A three year old sat crying in her bed and her mother let her cry, thinking she would eventually fall asleep. When the crying continued, her mother went to comfort her. “How can Mommy help you?” the mother asked. “I need you to hold me,” the girl said, stating clearly what she needed.
As adults, it’s easy to get caught up in the games and patterns that we have learned growing up. These have become our tools for survival, the masks we wear. But do they work?
Protecting ourselves with unclear communication becomes more apparent in romantic relationships. It sounds like this: “I can’t believe you worked late again tonight.” When in reality, the true message is, “I am missing you and want to spend more time with you.” The first statement can sound accusatory, leaving the listener feeling defensive. The second message gives more information, where true feelings – even vulnerability – are revealed.
Somewhere along the line, we learn to say something different than what we want. It’s as though we are playing a game of strategy. If we say this, then the other person will do that. We guess and second guess, until we have strategized so much that our communication becomes convoluted and unclear. Whether the intention is to protect ourselves or hide what we really want, wouldn’t it be easier to be clear not only to ourselves, but to the people in our lives?
As an example, one of my clients, Teri, wanted to be coached around a situation in her office. One of her co-workers had alluded to the fact that she receives special privileges because she has a flexible schedule to help accommodate her needs as a single parent. Their relationship began to suffer as the co-worker made biting comments to her face (with a veil of humor) and behind her back (to other staff members).
She was irritated, but didn’t want to communicate with him for fear that he would know that his comments were getting to her.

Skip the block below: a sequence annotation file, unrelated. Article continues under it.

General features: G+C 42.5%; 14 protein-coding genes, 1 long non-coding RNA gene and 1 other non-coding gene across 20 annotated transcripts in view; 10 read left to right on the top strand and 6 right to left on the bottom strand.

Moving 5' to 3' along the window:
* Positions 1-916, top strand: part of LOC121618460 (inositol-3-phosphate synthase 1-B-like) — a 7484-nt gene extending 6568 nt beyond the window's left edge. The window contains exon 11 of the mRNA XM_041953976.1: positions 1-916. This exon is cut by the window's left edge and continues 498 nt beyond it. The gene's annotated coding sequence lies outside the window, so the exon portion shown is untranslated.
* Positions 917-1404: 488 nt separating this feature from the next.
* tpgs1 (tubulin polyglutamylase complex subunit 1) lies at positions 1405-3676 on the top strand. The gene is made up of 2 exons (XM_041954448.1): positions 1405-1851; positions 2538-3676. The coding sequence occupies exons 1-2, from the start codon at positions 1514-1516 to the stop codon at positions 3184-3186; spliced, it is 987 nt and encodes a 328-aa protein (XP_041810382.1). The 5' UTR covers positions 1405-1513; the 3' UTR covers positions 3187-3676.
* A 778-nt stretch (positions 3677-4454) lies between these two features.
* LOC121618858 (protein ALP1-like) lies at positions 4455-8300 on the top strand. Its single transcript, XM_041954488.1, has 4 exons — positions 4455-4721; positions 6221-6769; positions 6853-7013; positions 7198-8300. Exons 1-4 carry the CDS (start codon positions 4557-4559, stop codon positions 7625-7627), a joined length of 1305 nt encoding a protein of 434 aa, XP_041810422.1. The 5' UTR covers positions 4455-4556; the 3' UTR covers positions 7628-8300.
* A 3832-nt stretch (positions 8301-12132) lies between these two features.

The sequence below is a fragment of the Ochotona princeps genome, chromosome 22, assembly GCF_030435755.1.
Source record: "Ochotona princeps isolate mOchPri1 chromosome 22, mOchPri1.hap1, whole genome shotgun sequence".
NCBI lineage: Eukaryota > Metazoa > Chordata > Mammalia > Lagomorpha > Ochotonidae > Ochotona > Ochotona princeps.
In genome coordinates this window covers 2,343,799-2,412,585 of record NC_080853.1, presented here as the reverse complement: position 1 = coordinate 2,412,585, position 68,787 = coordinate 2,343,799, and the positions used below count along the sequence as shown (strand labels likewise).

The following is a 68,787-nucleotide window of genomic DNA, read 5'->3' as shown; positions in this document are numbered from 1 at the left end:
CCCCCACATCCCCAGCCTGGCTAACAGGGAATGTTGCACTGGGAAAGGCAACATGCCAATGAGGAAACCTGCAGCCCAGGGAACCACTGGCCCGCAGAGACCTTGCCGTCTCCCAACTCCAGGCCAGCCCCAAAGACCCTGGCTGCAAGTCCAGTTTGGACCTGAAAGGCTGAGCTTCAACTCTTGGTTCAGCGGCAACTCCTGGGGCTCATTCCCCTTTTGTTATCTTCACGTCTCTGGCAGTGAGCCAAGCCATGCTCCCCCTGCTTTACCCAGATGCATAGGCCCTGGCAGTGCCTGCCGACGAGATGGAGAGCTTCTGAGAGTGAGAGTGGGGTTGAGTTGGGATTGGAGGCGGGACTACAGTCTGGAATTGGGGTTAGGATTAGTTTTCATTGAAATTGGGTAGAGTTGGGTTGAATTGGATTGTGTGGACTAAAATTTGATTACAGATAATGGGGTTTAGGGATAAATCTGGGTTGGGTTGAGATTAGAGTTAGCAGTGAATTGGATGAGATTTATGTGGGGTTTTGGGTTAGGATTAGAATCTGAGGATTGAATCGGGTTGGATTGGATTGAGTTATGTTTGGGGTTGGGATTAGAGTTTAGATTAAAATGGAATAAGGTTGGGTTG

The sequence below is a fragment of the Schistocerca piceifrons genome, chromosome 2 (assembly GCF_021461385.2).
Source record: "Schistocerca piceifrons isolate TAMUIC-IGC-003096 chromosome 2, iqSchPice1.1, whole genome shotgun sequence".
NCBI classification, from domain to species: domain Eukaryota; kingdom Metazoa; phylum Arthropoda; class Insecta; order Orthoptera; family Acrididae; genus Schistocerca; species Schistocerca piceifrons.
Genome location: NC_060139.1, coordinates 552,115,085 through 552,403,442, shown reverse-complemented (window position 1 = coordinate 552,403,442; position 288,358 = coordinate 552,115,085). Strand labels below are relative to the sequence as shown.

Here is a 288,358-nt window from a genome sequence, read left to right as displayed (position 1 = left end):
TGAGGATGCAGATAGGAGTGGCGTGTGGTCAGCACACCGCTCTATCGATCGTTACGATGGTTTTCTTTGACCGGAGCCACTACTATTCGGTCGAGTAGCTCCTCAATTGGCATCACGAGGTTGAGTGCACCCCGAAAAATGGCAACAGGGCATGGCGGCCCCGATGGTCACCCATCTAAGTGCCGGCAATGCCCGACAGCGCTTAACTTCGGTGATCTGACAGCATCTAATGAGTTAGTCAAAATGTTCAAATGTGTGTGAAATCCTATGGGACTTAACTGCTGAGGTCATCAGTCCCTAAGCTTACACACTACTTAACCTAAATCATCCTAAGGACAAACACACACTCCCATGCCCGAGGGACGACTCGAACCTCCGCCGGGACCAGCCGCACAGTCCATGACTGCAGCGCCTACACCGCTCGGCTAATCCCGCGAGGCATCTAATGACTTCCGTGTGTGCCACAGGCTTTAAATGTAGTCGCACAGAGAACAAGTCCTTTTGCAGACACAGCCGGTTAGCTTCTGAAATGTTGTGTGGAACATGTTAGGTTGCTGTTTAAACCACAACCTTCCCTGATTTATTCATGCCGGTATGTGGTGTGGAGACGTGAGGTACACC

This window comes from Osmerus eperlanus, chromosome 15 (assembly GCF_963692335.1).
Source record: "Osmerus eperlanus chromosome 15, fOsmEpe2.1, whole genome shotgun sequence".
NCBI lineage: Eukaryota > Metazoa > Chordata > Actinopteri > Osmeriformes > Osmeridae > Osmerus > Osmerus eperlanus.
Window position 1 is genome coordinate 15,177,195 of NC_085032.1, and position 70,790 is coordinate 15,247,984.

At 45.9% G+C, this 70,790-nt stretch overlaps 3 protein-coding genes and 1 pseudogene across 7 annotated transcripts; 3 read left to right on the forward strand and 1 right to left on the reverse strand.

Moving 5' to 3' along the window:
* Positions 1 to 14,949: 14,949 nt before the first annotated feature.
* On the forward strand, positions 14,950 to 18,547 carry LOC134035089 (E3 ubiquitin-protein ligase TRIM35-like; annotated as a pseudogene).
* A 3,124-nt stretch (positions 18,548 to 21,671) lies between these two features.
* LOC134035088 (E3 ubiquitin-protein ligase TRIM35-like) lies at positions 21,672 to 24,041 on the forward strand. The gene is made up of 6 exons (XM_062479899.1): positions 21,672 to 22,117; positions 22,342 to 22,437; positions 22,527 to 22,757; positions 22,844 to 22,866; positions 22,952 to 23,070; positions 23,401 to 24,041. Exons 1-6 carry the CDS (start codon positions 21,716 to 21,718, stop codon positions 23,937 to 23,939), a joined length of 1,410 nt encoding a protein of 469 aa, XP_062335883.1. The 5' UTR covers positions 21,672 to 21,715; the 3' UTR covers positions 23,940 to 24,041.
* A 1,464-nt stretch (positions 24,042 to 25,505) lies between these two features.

“What do you think he is trying to communicate and who should he be communicating with?” I asked Teri. She thought for a moment and said, “It sounds like he feels he is being treated unfairly and should probably be talking to our boss.” It seems obvious when you break it down, but we don’t often do that. Instead, we react to the co-worker’s negative comments, or worse, say something behind his back. The problem only grows from there.
I asked my client, “What do you want, how can you communicate that…and to whom?”
“I want my co-worker to quit saying these comments to me and have the boss address the situation directly.” We worked through how that might sound and she even practiced saying it to me. We came up with an action plan for the week and created accountability: “What will you do, by when and how will I know?”
Teri addressed the problem that week by communicating what she felt and asking for what she needed both from her co-worker and her boss. She opened herself up to being real (and possibly vulnerable) and the dynamics of both relationships changed for the better.
By asking the simple question, “What do I need?” and finding a way to say it, you gain clarity with the people in your life. Wouldn’t it be nice if people said things directly and quit playing games? The only “people” you can control is you.
Coaching Challenge: Identify three situations this week when you are not clearly communicating what you need. It could be something at work, in a romantic relationship or with someone in your family. Usually the intent behind your current form of communication is to protect yourself and not appear too vulnerable. It is helpful to use ‘I’ statements when communicating your needs. This can make the other person feel less attacked and genuinely speak to your feelings and needs. Your first step is to identify these situations.
Second, ask yourself what it is that you want. And third, communicate what you need to the other person. Even if it doesn’t turn out perfectly, you have identified what you need and clearly communicated to the other person. From there, continue to be real in the relationship and speak your truth. Isn’t that better than wasting your energy playing the game?